If you're not on a budget, the Royer SF-1 ribbon mic would be great. You'll probably want to use a preamp with 60dB of gain, because it has a low output. (Edit: thinking about it, they have a new model with active electronics in it, so maybe that's not true.)
Otherwise, any small-diaphragm condenser would be good, preferably flat ones rather than ones with a high-end boost (which can sound shrill).
I have a pair of Oktava MK012s, which are Neumann KM84-alikes (not the current KM184, which is brighter), and they'd work very well. They're somewhere around $100 at Guitar Center, which is ridiculous for a mic that sounds this good!
But if I were sampling an instrument for posterity, I'd probably rent an SF-1 (or an SF-12 stereo version).
I use a Studio Projects C1 large condenser mic and a Studio Projects VTB-1 preamp for recording NA flutes, and have been very happy with it. You can hear a recording at:
Listen to "911 Elegy".
Hi, I used a Rode NT3 mic (has a hypercardioid pattern) and the VTB-1 preamp (recommended by Martin!!)
You can experiment by placing the mic closer or further away for more or less air, you can also trying positioning the mic off axis if you want more of an ambient sound.
Here is a quick recording I did with mine;
Well Thanks ppl, I was looking the Shure Ksm 141. This mic looks and sounds promising. I am currently using An AKG C4000B for everything at the moment. Here have a listen.
Please excuse the computer noise when the flute stops playing. I am working on eliminating that crappy noise and also remixing this peice. Thanks again ppl.
BTW guys nice music. I have 5 flutes, Treble G, F, Low bass in D, Contrabass in C and a special flute made in the key of A. It's higher than a treble flute and there only about 12 in the world I'm told. The flute maker is awesome. His name is David Nighteagle and is a friend of mine. Check him out on the net. He sells extremely quality flutes with pretty decent pricing. Let me know what you all think.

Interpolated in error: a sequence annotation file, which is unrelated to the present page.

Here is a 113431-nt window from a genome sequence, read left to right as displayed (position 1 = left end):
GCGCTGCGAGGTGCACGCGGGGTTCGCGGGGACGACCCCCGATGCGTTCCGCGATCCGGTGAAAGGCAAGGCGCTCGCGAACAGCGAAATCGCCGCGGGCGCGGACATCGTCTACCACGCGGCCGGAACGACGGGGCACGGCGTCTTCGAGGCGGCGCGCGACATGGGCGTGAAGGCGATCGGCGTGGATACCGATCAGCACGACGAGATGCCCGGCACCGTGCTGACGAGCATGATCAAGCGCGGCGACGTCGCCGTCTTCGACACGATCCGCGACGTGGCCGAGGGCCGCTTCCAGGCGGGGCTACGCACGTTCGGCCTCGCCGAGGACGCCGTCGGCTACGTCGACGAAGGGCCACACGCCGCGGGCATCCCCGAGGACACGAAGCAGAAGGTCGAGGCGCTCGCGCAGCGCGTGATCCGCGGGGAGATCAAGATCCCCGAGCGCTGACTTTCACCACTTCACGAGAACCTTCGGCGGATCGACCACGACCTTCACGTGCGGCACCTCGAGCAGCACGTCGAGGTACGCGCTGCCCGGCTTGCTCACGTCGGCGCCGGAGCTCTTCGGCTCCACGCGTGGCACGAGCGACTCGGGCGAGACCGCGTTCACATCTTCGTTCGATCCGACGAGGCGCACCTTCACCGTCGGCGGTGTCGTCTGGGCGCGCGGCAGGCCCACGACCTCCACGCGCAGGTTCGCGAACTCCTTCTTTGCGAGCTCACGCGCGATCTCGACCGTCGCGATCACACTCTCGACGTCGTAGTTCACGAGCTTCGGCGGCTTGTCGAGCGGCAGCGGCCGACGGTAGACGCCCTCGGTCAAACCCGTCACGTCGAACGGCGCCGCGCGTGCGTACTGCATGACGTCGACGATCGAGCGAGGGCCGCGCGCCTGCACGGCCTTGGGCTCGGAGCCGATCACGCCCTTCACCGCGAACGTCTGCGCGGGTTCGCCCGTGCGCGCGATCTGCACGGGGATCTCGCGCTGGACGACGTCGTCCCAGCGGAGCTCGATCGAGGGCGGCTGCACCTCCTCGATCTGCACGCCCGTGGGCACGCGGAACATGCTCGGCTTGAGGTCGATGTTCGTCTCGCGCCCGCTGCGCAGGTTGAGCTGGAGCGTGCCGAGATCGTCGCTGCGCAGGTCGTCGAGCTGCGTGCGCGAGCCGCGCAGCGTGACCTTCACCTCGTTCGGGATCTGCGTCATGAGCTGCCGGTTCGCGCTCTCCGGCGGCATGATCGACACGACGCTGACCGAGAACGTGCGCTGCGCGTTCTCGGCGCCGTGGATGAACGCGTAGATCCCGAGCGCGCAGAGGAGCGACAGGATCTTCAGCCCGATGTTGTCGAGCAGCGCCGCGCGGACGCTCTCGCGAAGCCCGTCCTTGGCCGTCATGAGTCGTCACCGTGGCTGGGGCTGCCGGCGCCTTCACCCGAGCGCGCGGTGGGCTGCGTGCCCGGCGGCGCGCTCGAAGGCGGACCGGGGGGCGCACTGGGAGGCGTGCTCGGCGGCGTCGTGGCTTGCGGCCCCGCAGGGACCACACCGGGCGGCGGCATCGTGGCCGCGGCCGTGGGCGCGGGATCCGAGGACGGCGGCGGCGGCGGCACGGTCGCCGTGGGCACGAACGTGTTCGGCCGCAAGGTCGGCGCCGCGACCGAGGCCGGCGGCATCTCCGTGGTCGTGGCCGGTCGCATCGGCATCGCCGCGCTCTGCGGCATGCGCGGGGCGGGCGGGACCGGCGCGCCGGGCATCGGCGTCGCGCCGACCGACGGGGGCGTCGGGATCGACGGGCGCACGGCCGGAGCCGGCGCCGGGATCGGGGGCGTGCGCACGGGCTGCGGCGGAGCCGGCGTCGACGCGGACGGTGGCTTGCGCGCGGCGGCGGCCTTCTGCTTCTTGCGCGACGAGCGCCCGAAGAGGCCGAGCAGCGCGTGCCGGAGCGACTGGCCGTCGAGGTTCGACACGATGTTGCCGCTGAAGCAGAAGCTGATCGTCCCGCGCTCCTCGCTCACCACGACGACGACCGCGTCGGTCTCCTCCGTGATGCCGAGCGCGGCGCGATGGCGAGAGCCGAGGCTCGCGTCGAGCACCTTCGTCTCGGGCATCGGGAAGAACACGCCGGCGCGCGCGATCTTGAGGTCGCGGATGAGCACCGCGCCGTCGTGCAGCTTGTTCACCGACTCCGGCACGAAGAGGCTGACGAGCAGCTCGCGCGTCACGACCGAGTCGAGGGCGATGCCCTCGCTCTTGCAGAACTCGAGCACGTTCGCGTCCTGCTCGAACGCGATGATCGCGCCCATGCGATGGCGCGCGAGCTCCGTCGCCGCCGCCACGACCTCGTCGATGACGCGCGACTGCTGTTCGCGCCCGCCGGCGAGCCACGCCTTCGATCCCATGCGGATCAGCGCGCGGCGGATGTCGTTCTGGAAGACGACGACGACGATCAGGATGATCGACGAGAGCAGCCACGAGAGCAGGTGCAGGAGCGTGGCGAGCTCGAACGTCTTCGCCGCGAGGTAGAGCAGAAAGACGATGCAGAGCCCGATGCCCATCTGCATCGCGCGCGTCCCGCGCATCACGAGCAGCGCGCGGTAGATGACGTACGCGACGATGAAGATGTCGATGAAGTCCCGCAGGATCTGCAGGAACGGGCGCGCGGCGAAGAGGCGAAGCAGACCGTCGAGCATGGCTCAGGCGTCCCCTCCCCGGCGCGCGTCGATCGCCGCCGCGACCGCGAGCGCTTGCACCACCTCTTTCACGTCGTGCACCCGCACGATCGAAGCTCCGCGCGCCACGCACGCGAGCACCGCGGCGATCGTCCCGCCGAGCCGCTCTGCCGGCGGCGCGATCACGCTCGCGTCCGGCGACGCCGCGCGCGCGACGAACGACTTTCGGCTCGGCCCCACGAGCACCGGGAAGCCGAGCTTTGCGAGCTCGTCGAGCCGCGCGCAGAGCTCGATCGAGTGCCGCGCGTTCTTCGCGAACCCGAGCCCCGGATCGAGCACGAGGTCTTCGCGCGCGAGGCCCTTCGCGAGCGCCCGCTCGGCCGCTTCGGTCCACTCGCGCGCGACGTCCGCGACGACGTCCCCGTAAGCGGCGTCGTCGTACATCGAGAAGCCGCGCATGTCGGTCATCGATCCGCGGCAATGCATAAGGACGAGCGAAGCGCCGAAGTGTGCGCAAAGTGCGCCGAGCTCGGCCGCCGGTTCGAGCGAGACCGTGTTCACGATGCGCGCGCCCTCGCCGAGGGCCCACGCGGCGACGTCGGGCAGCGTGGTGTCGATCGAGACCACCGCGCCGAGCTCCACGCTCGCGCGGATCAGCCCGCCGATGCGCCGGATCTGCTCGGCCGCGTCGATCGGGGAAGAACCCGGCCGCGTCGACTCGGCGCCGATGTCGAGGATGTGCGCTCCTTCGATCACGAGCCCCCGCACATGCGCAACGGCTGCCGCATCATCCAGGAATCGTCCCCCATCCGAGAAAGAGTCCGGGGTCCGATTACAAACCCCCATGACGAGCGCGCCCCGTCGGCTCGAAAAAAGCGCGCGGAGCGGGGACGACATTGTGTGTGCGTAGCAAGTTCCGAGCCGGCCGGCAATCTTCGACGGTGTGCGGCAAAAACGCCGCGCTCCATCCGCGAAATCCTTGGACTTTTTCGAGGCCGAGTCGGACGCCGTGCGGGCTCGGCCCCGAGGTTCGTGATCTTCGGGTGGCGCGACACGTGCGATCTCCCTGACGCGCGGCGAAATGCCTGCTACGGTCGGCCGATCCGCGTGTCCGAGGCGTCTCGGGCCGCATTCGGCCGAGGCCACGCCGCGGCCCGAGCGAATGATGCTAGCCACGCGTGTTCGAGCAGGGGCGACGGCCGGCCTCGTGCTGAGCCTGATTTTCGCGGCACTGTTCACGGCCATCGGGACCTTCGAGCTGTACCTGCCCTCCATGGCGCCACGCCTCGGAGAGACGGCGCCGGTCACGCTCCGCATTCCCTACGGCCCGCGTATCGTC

You *can* use a large-diaphragm mic (e.g. C1) on it or anything else, but in very general terms they're intended to provide a larger-than-life, round sound rather than an accurate sound. Normally you want an instrument mic for sounds like that.
The Studio Projects mics I've heard have a very nice top end, though, so they could work well on flute (Indian or otherwise). My fear would be that their midrange-back curve would tend to make it a little harsh.
(I can't get the link to play or download, so this is just a guess.)
The NT3 recording sounds really nice.
Thanks for the reply Nick, when you go to the link does it not take you to my music?. If so Look for Mind Print. It's the only solo peice on there for now. Thanks.
It takes me to the music, but it can only be streamed, not downloaded, so there's something funny about the format. I'm too lazy to figure out which preference needs to be adjusted temporarily on my Mac, but usually files open up in a QuickTime Player window; yours opens in iTunes, which doesn't stream from the internet.
NIck I am sorry you are having problems with that. Mabe I could send you a direct link. Let me KNow
Hi, I noticed they are m3u files which is a streaming audio format.